Recently I’ve been thinking a lot about sequestration. No…I’m not delving into the world of political analysis; honing such a craft disregards the value of one’s physical and mental health, if not life.
My thoughts are squarely centered on soil carbon sequestration. It’s been many years since I’ve moved carbon to a place of hierarchy within my brain’s gray matter. The element was shoved to the back row seconds following my final college biochemistry exam. Visions of carbon molecules dancing around something called the Krebs cycle still haunt me to this day.
Much has happened since that last round of biochemistry class. Like a dropped-off barn cat, carbon has found its way back into my life by being at the forefront of some major agricultural, environmental, and energy policy discussions.
Element number 6 on the periodic chart has woven together a complicated linkage among important issues related to crop production, biofuels, and climate change.
As with life itself, this story begins with the soil. We don’t talk in terms of fertilizing with carbon, yet its role in a healthy, productive soil is unquestioned. Carbon binds soil particles together to form aggregates, provides food for microbes, enhances air and water movement, acts as a docking station for essential plant nutrients, reduces erosion, and combats soil compaction.
Most discussions about soil quality speak of organic matter percentage, not soil carbon content. In fact, the two entities are synonymous. Organic matter is 57 percent carbon by weight.
Carbon enters the soil by way of plant photosynthesis and exits into the air as carbon dioxide, primarily the result of plant and soil microbial respiration. How much carbon remains in the soil is largely a function of environmental conditions, crop management, and tillage practices.
It’s a slow and difficult process to raise the organic matter content of a soil. Poor crop management reduces the amount of crop residue that is returned to the soil, while aggressive tillage can send carbon dioxide spewing into the air and organic matter into lakes and streams through erosion. These are the reasons why organic matter generally decreases as landscapes convert from native vegetation to cultivation.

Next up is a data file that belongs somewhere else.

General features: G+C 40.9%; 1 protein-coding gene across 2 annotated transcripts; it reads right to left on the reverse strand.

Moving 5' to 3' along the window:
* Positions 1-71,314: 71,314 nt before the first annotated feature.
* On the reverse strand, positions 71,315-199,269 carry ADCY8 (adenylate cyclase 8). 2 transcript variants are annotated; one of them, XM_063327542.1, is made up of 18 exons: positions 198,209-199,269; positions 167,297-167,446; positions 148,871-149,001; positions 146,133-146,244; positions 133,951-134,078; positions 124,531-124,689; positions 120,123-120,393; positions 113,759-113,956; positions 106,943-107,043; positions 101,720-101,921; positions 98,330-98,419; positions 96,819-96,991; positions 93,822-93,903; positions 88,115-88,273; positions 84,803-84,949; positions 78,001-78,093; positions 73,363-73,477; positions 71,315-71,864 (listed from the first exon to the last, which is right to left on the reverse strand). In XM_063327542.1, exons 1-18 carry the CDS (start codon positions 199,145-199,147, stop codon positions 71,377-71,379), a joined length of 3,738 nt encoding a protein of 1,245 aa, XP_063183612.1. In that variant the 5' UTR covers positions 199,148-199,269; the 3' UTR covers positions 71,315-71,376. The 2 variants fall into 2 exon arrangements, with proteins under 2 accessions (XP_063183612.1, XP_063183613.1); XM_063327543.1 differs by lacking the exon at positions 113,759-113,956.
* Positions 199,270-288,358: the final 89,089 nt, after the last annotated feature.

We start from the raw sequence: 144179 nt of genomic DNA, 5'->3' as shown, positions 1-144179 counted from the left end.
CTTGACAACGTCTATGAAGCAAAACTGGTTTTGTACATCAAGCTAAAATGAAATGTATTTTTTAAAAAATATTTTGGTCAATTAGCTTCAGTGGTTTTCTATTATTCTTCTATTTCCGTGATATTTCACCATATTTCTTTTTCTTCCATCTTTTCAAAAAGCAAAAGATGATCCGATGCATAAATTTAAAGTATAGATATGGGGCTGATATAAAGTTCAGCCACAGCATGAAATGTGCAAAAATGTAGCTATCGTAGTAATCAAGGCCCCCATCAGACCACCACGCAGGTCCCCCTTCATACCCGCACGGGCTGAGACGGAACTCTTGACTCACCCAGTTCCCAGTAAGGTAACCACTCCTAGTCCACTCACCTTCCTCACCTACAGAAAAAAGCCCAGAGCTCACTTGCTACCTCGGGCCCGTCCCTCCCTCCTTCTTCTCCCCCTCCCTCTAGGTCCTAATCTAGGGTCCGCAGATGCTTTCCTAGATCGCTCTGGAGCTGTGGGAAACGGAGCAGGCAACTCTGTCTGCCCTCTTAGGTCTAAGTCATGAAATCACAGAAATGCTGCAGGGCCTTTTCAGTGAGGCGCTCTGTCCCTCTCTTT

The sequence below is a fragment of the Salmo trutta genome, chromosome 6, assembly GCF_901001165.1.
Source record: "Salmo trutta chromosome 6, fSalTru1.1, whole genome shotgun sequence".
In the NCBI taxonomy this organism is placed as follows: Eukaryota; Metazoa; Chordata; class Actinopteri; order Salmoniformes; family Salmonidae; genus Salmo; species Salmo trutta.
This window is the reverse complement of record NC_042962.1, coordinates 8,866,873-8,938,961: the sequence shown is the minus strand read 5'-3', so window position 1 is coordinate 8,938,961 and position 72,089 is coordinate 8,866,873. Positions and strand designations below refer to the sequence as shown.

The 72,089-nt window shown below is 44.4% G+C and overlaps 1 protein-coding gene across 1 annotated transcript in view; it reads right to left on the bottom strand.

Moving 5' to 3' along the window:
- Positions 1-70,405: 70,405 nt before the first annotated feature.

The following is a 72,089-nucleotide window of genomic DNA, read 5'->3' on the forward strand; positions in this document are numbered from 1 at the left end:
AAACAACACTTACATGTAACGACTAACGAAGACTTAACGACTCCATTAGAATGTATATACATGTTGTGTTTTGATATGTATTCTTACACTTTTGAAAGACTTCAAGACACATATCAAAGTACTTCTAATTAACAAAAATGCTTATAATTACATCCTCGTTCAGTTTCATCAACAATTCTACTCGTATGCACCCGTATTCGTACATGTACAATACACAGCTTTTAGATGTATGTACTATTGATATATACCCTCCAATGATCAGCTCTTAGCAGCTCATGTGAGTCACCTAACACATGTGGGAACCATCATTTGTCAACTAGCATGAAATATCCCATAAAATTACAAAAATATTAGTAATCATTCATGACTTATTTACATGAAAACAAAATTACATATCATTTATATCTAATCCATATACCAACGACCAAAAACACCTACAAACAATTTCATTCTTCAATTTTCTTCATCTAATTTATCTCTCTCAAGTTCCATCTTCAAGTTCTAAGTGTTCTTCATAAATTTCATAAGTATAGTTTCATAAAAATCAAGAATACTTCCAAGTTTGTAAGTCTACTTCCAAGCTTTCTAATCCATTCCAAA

Practices such as no-tillage, strip tillage, cover crops, and growing perennial forages slow the decay of organic matter, which aids in the sequester soil carbon.
Planting seed into piles of soil surface residue rarely meets with success. For this reason innovations and improvements in planter, grain drill, and tillage implement technology have largely been centered on preserving crop residues while at the same time creating favorable seedbed conditions. The result: most planters now weigh and cost as much as an Oshkosh truck.
As this quest for all things good continues, enter the biofuels movement–specifically cellulosic ethanol. Many researchers feel that the most feasible and efficient means of ethanol production is from plant fiber rather than grain.
There is currently a large U.S. research effort looking toward switchgrass, corn stalks, and other plant material as a source of biofuel. At the same time, it’s also understood that routinely removing large amounts of crop residue from the field, especially for annual crops like corn, may have severe negative consequences on soil organic matter content. In essence, the carbon once returned to the soil would now be burned for fuel. It’s just never easy.
If the biofuels dilemma wasn’t enough, the climate change debate also puts carbon front and center and has agriculture sitting in the front half of the room. Carbon dioxide, along with methane and nitrous oxide, are the greenhouse gases most often associated with agriculture. Atmospheric carbon dioxide levels have increased significantly since the Industrial Revolution in the late 1800’s.
Agriculture accounts for only about 7 percent of total greenhouse gas emissions. Though cultivated soils contribute to carbon dioxide emissions, they also provide a potential mitigation solution as a large sink to capture and hold atmospheric carbon. In other words, crop production practices that help maintain or build organic matter not only improve soil quality and increase crop productivity, but they also reduce greenhouse gases.
Both carbon and money sequestration issues have evoked a lot of finger-pointing, index or otherwise. The solutions to these problems are complicated and will involve some level of compromise. Our government leaders and scientists must heed the famous words of basketball coach Jim Valvano, “Don’t give up. Don’t ever give up.” The long-term health of our economy and environment are at stake. So could be our ability to feed the world.
Mike Rankin, Crops and Soils Agent, UW Extension-Fond du Lac County